From: Vincent Campbell (VCampbell@dmu.ac.uk)
Date: Tue 09 Sep 2003 - 12:05:54 GMT
<Those that advocate the annihilation of personal individual
freedoms (of thought and action) are objectively inferior, existentially
speaking, to those which promote
> the perpetuation of such freedoms. For this reason, although they may
> not be as hooking in such instances (see Hoffer's THE TRUE
> BELIEVER and Fromm's ESCAPE FROM FREEDOM), memes that
> ambrace personal diversity and free inquiry are ethically and
> existentially superior (for those who must live within their purview) to
> memes that endeavor to eliminate same.>
I will probably surprise you by agreeing with this totally. Secular rationalism, and democratic consent are inherently preferable, and superior to religious fundamentalism and totalitarianism.
The problem for me is what is the most appropriate method for libertarians
to deal with authoritarians? Is it only by shock and awe? Does that not
fundamentally diminish our claims to freedom and virtue in that we can only
defeat those ideologically opposed to us by force? We may win, but winning
through force doesn't make us right.
Indeed, one (of the many) fatal flaw with your position Joe, is that in
identifying islamic fundamentalism as a dangerous memeplex you ignore that
fact that memes cannot be defeated by guns- they are ideas, ideologies,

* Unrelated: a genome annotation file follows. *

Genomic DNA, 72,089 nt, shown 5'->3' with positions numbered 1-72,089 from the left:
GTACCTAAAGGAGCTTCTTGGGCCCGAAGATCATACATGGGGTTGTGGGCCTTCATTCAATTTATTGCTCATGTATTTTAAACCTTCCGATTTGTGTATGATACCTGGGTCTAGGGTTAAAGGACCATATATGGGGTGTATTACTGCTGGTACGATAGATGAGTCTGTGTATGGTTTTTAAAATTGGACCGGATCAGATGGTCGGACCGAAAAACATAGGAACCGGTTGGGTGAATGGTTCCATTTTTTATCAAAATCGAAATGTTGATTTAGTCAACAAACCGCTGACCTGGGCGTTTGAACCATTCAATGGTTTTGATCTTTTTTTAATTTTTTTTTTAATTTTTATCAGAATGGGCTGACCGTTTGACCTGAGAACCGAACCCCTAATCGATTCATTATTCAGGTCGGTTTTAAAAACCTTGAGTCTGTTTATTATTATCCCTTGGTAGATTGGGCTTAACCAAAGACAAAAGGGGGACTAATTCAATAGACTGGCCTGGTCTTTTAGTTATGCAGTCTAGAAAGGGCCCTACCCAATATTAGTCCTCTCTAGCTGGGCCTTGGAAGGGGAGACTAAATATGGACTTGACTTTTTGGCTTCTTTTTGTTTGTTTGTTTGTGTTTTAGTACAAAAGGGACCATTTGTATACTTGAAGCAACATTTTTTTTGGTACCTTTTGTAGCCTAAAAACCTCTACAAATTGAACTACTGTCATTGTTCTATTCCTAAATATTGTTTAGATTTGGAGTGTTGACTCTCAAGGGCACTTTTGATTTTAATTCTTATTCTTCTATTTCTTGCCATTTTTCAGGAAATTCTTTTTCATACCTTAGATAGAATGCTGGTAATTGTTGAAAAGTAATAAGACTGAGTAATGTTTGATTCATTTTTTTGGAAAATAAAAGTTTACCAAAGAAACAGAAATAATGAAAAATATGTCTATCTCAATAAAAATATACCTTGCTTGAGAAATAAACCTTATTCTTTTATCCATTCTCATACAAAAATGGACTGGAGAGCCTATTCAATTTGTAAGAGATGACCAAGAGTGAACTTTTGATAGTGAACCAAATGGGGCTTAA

concepts, and some would say beliefs, that can persist even when all of its
original adherents are dead. Christianity didn't die on the cross, nazism
didn't die in hitler's bunker, and islamic fundamentalism won't die with the
killing of bin laden. Memes can only be "fought" with other memes, and the
memeplex of democracy is not well delivered or well received by people in
full combat armour carrying automatic weapons.
Democracy's fundamental strength is its reliance on power through consent,
which in turn means memetic power- by making people at the very least feel
part of the power process through allowing them space to "have their say"
(or engage in meme propagation and contestation, perhaps).
> This was distributed via the memetics list associated with the
> Journal of Memetics - Evolutionary Models of Information Transmission
> For information about the journal and the list (e.g. unsubscribing)
> see: http://www.cpm.mmu.ac.uk/jom-emit
This was distributed via the memetics list associated with the
Journal of Memetics - Evolutionary Models of Information Transmission
For information about the journal and the list (e.g. unsubscribing)
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